Camp fires or barbecues are an essential part of the summer season and camping trips. They are messermisingly beautiful, just sat watching the flames and sparks go up into the night. Not only wonderful to look at they are also useful. Cooking on an open fire has its own challenges and rewards but it can be done. What’s more enjoyable than toasting marshmallows on a fire in the summer evening dusk with family or friends? Furthermore, creating warmth, light and a deterrent for insects.
Here at Glasfryn Escapes we allow fires in a controlled way, in our homemade up-cycled fire pits.
Here are some tips and tricks for starting a camp fire, keeping it going and cooking on a barbecue or a camp fire.
Safety – First of all make sure you are allowed a fire at the location you would like to have one. Whether that be a campsite or the beach etc. At Glasfryn Escapes we do allow campfires but only within the designated troughs. The surrounding area should be free from flammable items like tents, clothing and camping stove fuel. Also consider where the nearest water or extinguishing item might be. Finally, don’t leave your fire unattended.
Wind direction – This is important as you don’t want to have a smoked out tent and you’ll want the ability to sit round it, of course.
Fuel – You’ve guessed it…Important! Wherever possible dry wood will burn better. Creating more heat and less smoke. Tinder and kindling need to be small and as dry as possible. There are many kinds of tinder to use including firelighters, wood shavings, dried grass or cotton wool covered in vaseline. Kindling should be roughly one too two fingers in diameter, small enough to catch easily. Then building up to your main fuel source being around fist size in diameter.
Starting – To start all campfires the method is to build/construct your fire, light it and maintain it. The idea is for the fire to catch onto increasingly larger firewood so that it is easily kept alight. Also remember to leave enough space between the firewood so that air can circulate your fire.
Use – What you want to do with your fire may depend how you construct it. The main uses are going to be barbecue style cooking (on a grill), cooking directly on the coals with a pot or a simply a fire for fun, warmth and light.
Extinguishing – You don’t want to leave a fire unattended when you leave or go to bed. So think about putting it out early as it will take about 20 minutes to put out a fire completely. This is really important if you have a fire at the beach. To extinguish a fire gently sprinkle it with water. Once doused, stir the embers to increase cooling. When it is finally cool either remove the ashes or leave them in the fire-pit until the morning.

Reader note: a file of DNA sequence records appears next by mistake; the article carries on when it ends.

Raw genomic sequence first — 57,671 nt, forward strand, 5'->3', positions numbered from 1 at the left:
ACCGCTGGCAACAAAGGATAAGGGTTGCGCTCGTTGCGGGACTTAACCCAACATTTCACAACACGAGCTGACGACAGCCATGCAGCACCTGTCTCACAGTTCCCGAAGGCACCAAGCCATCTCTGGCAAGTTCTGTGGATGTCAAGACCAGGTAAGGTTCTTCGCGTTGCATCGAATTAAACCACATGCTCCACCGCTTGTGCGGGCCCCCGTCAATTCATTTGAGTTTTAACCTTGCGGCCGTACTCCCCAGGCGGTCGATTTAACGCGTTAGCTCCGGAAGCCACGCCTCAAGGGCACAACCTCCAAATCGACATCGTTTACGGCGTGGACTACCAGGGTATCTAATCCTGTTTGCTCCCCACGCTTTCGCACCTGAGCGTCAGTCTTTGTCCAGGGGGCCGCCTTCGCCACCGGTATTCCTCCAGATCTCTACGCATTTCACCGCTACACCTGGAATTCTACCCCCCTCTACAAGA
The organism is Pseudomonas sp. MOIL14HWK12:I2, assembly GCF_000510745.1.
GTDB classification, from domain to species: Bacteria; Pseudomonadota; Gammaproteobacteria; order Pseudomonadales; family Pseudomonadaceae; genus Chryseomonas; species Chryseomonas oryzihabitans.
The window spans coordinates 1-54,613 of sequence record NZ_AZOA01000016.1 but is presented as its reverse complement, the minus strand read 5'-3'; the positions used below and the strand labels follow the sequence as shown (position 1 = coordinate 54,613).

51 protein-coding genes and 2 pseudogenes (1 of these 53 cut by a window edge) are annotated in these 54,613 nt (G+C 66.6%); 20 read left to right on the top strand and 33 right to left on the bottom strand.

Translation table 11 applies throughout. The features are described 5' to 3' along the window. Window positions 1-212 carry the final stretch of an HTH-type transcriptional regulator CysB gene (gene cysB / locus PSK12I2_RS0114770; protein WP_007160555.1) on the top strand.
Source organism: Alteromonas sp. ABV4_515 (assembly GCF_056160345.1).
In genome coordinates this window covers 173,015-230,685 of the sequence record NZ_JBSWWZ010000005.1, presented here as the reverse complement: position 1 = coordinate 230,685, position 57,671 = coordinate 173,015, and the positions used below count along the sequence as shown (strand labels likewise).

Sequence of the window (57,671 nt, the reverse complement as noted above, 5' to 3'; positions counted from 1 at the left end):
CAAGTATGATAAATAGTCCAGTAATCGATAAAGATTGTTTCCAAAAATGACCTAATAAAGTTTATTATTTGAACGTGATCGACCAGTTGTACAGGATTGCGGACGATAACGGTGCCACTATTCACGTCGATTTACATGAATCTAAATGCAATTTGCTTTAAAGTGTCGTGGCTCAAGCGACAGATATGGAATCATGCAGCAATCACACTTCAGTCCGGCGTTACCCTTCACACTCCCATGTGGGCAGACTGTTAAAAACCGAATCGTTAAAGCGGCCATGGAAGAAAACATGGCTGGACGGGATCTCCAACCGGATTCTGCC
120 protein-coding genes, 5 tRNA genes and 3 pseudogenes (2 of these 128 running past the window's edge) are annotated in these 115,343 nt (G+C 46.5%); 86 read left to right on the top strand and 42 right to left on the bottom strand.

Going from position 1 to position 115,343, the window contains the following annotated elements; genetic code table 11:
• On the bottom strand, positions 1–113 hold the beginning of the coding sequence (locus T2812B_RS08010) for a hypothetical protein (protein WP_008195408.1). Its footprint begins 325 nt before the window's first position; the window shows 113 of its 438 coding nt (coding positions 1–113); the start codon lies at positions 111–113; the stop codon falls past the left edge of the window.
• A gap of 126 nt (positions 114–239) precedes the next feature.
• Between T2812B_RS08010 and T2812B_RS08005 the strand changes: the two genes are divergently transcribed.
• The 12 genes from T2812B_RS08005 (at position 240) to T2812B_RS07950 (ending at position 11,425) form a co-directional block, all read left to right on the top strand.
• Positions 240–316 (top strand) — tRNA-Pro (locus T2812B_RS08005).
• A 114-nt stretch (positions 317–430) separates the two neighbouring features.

Camp Fire Construction
Tipi – The simplest method of construction of a camp fire. Starting with tinder and the kindling stacked into a small tipi shape slowing building out into larger firewood. Make sure there is a ‘door’ to help lighting the tinder in the middle. This is a fast burning method creating lots of heat and light.
Log Cabin/Platform – Is a construction where the base starts with larger firewood, as you gain height reduce the size. In the log cabin method start the fire from the bottom. However when using a platform method, start from the top with enough starter so that the embers will light the next layer down. You should also place the firewood slightly closer together.
These methods of construction are great for cooking and are low maintenance.
Start – The star starts with a small tipi. When it’s going add 3 to 5 pieces of firewood into the emblems in a star shape. This is a slow burning fire, great for an all-nighter or at the beach.
Lean to – Again using the basics of creating a tipi camp fire, but with the addition of leaning the firewood onto a larger ‘back piece’. Make sure there is a ‘door’ to help lighting the tinder in the middle. This method works well if you need to shelter your fire from wind or rain.